by Christopher Merrill


“Christopher Merrill’s Boat is an extraordinary and complex collection of dissident poetry. Merrill’s gift lies in the laser-like precision with which he dissects memory, love, politics, and faith. The poems assume forms as diverse as traditional narrative and prose poems as well as translations. His human rights message is simple and direct. Our highest ethical imperative as human beings is to question injustice and the abuse of power no matter where it occurs.”
— Sonja James, The Journal of West Virginia

Format: paperback

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ISBN: 978-1-936797-38-7 Categories: ,

Like Neruda and Paz, Perse and Milosz, Christopher Merrill is both a writer and a cultural envoy, crisscrossing the globe as chronicler and courier. Boat records a series of passages over a decade, employing varied formal strategies: meditations and fantasias, prose poems and versets, lyric sequences and narratives, translations and ghazals. Composed in war zones and embassies, refugee camps and monasteries, Boat is a logbook tracking questions of memory, the body and body politic, faith, mortality, and the ways of knowledge moves through generations. Reflecting ten years of life on the wing and forty years of writing, including extensive translation from other languages, Boat bears witness to what Merrill has heard and seen in places most Americans will never visit.

christopher merrill

Christopher Merrill has published six collections of poetry, including Watch Fire, for which he received the Lavan Younger Poets Award from the Academy of American Poets; many edited volumes and translations; and six books of nonfiction, among them, Only the Nails Remain: Scenes from the Balkan Wars, Things of the Hidden God: Journey to the Holy Mountain, The Tree of the Doves: Ceremony, Expedition, War, and Self-Portrait with Dogwood. His writings have been translated into nearly forty languages; his journalism appears widely; his honors include a Chevalier from the French government in the Order of Arts and Letters. As director of the International Writing Program at the University of Iowa, Merrill has conducted cultural diplomacy missions to more than fifty countries. He serves on the U.S. National Commission for UNESCO, and in April 2012 President Obama appointed him to the National Council on the Humanities. Merrill was awarded a 2019 Guggenheim Fellowship in General Nonfiction.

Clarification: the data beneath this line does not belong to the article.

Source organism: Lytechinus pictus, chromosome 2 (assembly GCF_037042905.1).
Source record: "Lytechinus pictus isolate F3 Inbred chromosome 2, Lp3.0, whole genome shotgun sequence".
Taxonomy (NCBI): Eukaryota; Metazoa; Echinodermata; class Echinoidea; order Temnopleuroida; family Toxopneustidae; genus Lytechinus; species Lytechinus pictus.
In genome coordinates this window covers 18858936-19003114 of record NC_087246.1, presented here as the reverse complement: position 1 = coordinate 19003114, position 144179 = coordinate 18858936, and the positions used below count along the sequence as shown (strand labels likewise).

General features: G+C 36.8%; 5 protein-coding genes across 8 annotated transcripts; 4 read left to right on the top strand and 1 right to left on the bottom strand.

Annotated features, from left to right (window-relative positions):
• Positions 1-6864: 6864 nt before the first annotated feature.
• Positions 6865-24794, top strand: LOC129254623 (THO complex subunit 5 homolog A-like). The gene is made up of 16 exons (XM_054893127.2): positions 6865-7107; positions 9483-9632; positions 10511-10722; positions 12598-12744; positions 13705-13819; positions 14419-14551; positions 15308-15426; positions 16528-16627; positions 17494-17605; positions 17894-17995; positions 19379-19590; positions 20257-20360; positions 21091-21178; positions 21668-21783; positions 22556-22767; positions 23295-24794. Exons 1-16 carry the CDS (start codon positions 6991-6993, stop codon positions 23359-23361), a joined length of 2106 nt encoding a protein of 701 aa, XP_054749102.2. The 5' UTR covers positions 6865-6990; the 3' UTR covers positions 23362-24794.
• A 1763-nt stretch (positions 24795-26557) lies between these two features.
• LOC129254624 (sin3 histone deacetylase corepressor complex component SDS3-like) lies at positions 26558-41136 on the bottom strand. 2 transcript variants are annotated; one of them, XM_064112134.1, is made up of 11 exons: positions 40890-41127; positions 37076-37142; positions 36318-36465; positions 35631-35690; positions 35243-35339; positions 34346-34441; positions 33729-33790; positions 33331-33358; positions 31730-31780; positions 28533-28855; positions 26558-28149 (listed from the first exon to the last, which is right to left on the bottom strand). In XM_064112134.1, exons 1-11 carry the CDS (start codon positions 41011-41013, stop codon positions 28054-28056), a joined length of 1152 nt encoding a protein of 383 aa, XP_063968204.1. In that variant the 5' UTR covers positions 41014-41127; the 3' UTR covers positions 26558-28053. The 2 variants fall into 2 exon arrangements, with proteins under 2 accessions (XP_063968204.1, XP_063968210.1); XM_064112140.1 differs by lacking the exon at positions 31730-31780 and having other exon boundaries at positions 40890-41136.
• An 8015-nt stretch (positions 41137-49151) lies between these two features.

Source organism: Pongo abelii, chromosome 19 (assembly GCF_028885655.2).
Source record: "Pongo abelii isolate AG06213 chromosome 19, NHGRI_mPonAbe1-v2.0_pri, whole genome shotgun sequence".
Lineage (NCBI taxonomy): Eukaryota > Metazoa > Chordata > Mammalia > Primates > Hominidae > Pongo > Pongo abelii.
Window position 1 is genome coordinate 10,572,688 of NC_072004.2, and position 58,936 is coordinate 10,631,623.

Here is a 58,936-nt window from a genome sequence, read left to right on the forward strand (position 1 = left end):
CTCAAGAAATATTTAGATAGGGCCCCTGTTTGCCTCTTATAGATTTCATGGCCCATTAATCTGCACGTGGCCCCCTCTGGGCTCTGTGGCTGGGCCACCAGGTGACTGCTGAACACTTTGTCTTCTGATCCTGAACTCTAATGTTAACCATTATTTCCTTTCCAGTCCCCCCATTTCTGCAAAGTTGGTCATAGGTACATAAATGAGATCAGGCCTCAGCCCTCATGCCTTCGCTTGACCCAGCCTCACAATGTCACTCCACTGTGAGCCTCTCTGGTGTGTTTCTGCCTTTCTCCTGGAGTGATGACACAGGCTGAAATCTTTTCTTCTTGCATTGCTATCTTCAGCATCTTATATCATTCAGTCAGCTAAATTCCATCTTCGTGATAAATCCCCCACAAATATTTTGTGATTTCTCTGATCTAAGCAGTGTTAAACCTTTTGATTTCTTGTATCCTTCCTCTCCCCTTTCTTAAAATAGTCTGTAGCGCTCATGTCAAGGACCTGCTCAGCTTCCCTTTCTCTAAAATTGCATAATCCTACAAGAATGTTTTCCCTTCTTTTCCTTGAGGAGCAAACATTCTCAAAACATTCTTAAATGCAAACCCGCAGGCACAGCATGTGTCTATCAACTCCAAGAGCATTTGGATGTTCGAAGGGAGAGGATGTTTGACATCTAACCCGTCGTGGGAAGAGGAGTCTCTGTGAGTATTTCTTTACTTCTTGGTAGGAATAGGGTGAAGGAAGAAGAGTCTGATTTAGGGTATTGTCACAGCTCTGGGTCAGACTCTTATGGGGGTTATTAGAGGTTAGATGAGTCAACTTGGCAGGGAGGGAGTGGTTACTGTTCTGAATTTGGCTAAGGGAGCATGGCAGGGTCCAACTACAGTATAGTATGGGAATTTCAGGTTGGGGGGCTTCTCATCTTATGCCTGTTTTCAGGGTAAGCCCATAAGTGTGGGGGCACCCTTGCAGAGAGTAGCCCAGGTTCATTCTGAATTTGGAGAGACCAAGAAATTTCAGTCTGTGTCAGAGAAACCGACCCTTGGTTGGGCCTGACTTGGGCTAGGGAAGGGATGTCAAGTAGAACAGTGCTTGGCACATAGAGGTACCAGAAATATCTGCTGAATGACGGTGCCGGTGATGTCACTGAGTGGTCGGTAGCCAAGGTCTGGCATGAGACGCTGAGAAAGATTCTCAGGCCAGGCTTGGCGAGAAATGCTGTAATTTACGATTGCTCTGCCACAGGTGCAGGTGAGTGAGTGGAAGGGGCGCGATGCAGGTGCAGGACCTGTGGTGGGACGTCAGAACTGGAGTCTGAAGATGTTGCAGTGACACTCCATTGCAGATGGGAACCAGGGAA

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Weight .4 lbs
Dimensions 6 × .5 × 9 in

The Ruins

All’s aslant—the tilted shade of the lamp
Flickering in the living room; the flashing
Torn from the chimney and the roof; the rain
That lodges in the walls. How far I’ve strayed
From everything I loved. The ceiling sags
Under boxes of correspondence. Leaves
Fall on the stalks of the sunflowers severed
In the wind storm. The turret of a tank
Parked on the ruins of a theater
Swivels to aim at the archaeologists
Entering stage left, where the prophet waved
A rod cut from an almond tree. Called
To root out and pull down, to build and plant,
He would become a city unto himself,
Walled off from everyone. A car packed with explosives
Stalls at a school. A teacher squints. Nothing.